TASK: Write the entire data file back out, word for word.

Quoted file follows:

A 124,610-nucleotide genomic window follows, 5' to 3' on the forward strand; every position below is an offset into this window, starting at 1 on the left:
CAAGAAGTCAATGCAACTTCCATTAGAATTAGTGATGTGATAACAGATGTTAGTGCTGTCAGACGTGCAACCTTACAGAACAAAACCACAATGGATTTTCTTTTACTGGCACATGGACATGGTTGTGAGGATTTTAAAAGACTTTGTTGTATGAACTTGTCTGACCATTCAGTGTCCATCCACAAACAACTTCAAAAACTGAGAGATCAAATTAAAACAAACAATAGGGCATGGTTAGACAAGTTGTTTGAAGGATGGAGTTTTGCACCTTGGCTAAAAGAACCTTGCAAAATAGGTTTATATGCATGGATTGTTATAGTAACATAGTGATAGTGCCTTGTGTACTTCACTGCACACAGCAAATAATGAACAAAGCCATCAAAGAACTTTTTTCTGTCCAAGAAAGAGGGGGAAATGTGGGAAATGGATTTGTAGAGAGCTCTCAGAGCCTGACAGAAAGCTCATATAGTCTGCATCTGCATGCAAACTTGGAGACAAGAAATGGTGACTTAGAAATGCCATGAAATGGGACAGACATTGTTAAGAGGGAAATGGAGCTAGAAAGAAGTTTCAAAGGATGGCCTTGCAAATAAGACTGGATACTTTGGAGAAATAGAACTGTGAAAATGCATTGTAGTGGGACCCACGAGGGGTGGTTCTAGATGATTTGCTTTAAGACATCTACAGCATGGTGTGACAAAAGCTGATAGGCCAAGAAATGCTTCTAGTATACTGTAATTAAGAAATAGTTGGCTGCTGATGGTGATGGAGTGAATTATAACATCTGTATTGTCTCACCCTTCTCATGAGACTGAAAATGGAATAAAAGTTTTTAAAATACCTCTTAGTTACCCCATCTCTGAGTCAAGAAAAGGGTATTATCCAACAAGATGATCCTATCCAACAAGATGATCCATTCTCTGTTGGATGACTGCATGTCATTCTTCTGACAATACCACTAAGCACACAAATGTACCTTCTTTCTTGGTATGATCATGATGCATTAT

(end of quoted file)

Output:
A 124,610-nucleotide genomic window follows, 5' to 3' on the forward strand; every position below is an offset into this window, starting at 1 on the left:
CAAGAAGTCAATGCAACTTCCATTAGAATTAGTGATGTGATAACAGATGTTAGTGCTGTCAGACGTGCAACCTTACAGAACAAAACCACAATGGATTTTCTTTTACTGGCACATGGACATGGTTGTGAGGATTTTAAAAGACTTTGTTGTATGAACTTGTCTGACCATTCAGTGTCCATCCACAAACAACTTCAAAAACTGAGAGATCAAATTAAAACAAACAATAGGGCATGGTTAGACAAGTTGTTTGAAGGATGGAGTTTTGCACCTTGGCTAAAAGAACCTTGCAAAATAGGTTTATATGCATGGATTGTTATAGTAACATAGTGATAGTGCCTTGTGTACTTCACTGCACACAGCAAATAATGAACAAAGCCATCAAAGAACTTTTTTCTGTCCAAGAAAGAGGGGGAAATGTGGGAAATGGATTTGTAGAGAGCTCTCAGAGCCTGACAGAAAGCTCATATAGTCTGCATCTGCATGCAAACTTGGAGACAAGAAATGGTGACTTAGAAATGCCATGAAATGGGACAGACATTGTTAAGAGGGAAATGGAGCTAGAAAGAAGTTTCAAAGGATGGCCTTGCAAATAAGACTGGATACTTTGGAGAAATAGAACTGTGAAAATGCATTGTAGTGGGACCCACGAGGGGTGGTTCTAGATGATTTGCTTTAAGACATCTACAGCATGGTGTGACAAAAGCTGATAGGCCAAGAAATGCTTCTAGTATACTGTAATTAAGAAATAGTTGGCTGCTGATGGTGATGGAGTGAATTATAACATCTGTATTGTCTCACCCTTCTCATGAGACTGAAAATGGAATAAAAGTTTTTAAAATACCTCTTAGTTACCCCATCTCTGAGTCAAGAAAAGGGTATTATCCAACAAGATGATCCTATCCAACAAGATGATCCATTCTCTGTTGGATGACTGCATGTCATTCTTCTGACAATACCACTAAGCACACAAATGTACCTTCTTTCTTGGTATGATCATGATGCATTAT